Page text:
Out of the hundreds of sculptures, a few which stand out include the giant stone sculpture of Nandi outside the shrine. The gopuram is equally majestic and can be seen from miles afar looking white as snow against the background of clear blue skies. The Apsaras (celestial nymphs) and dwarapalakan (guardians of the temple) statues are fine examples of intricate architecture where the smile on the faces of the apsaras and the emotions on the faces of the statues are clearly visible. It is a pleasure to study the intricate details and finer nuances of every sculpture that adorn the temples of Arunachaleshwar. Minutes turn into days as one explores the hidden treasures of Arunachaleshwar. It took me three hours to study the intricate designs that adorn the stone chariot and the carvings of the Arunachaleshwar temple alone. There are several giant statues inside the temple which have been sculpted from giant monolith rocks, transported from hundreds of kilometers away, a thousand years back. Ancient Vedic Indians had the power to levitate giant rocks by using the power of mantras. Wandering through the giant sculptures of Arunachaleshwar is proof of ancient Vedic wisdom.
As one explores the temples of Arunachaleshwar, we can experience poetry etched in stone. Delicate sculptures of plants, animals, gods, goddesses, nymphs and serpents decorate the walls of temples in endless rows. The temple has colourful giant figurines of animals, birds and trees representing cosmic unity.
The story of the Goddess Kamakshi praying under the single mango tree is depicted in a mural at the entrance of the temple. No other temples are so profusely adorned as “Arunachaleshwar temple.” More than a thousand sculptures form a remarkable backdrop to what was purely a religious structure.
Each level of this temple is profusely adorned with carved friezes and deities. Sculptures of deities in recessed and projecting niches cover all sides of the temple. The lower most level has many niches with rudimentary images of Lord Ganesh in the centre. The images of Sheshashayi Vishnu in the central niches, on the upper levels, are more elaborate.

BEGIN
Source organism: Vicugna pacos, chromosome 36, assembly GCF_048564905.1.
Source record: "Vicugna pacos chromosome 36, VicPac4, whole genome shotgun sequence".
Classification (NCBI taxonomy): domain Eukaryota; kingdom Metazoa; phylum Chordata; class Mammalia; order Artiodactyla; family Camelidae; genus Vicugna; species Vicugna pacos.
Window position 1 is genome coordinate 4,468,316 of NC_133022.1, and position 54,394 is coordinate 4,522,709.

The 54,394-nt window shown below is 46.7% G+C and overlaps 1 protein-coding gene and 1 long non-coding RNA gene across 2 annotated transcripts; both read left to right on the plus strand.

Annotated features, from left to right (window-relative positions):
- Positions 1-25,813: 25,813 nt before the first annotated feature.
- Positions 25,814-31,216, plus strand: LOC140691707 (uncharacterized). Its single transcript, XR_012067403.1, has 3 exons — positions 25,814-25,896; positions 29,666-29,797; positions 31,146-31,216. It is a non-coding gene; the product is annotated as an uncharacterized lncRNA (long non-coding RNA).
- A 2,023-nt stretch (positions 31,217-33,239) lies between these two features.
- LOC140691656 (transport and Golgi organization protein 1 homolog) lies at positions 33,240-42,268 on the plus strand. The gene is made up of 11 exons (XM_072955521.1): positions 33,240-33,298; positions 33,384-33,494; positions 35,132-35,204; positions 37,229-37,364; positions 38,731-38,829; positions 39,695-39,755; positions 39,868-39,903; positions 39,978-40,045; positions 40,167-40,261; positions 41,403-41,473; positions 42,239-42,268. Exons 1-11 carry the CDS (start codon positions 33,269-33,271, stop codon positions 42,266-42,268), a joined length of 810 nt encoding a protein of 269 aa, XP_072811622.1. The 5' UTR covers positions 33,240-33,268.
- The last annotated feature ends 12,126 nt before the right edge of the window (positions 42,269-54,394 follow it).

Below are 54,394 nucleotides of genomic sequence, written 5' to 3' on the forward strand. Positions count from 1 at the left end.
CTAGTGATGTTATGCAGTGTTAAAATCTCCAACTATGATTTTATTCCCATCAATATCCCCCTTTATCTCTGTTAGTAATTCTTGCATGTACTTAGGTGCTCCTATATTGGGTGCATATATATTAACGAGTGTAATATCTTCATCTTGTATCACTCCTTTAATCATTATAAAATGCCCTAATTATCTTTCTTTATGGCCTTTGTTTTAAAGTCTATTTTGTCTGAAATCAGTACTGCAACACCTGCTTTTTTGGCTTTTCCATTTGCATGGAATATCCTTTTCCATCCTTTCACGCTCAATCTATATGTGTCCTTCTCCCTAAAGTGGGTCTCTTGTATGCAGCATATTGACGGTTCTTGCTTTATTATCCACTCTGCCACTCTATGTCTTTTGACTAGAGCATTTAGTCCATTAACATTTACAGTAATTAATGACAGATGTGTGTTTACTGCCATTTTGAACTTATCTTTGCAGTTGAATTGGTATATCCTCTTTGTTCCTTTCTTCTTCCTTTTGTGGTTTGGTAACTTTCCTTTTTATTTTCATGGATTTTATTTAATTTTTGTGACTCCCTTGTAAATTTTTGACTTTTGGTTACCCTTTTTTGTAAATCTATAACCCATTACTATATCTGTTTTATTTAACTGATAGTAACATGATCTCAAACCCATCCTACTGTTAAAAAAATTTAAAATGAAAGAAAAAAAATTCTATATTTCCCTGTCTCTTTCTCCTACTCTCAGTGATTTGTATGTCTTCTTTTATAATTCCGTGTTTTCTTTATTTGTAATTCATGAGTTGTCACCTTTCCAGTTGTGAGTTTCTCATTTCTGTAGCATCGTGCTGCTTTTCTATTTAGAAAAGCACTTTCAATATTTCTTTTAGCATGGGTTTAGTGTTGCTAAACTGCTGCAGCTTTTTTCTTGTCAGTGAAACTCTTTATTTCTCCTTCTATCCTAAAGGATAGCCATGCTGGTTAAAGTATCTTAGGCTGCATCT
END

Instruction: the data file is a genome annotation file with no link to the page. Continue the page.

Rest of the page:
The Vijayanagar kings built the magnificent Shiva temple dedicated to the fire element around this sacred hill. It was a delight to soak in the primordial energy of Arunachaleshwar Hill. If you really want to study the architectural beauty of Arunachaleshwar, reserve a full day for exploring the temple, unlike the regular tourists who leave after clicking a few photographs of the gopuram. Every sculpture at Arunachaleshwar is a living tribute to the ancient wisdom of Vedic India. The language of stone indeed defeats the language of man at Arunachaleshwar. Also, on the upper levels of the Arunachaleshwar temple, are impressive images of Laxmi-Narayana, Uma-Mahesh, Brahma-Brahmi, and Kuber and Indra, with their respective consorts. Arunachaleshwar temple has two giant stone Nandi’s carved out of monolithic rocks in the courtyard outside the mail temple. Both are equally majestic though the one near the main entrance is a size smaller than the one in the inner courtyard. There is also a smaller Nandi in panchadhatu (five metals) outside the sanctum santorium.
How to get there: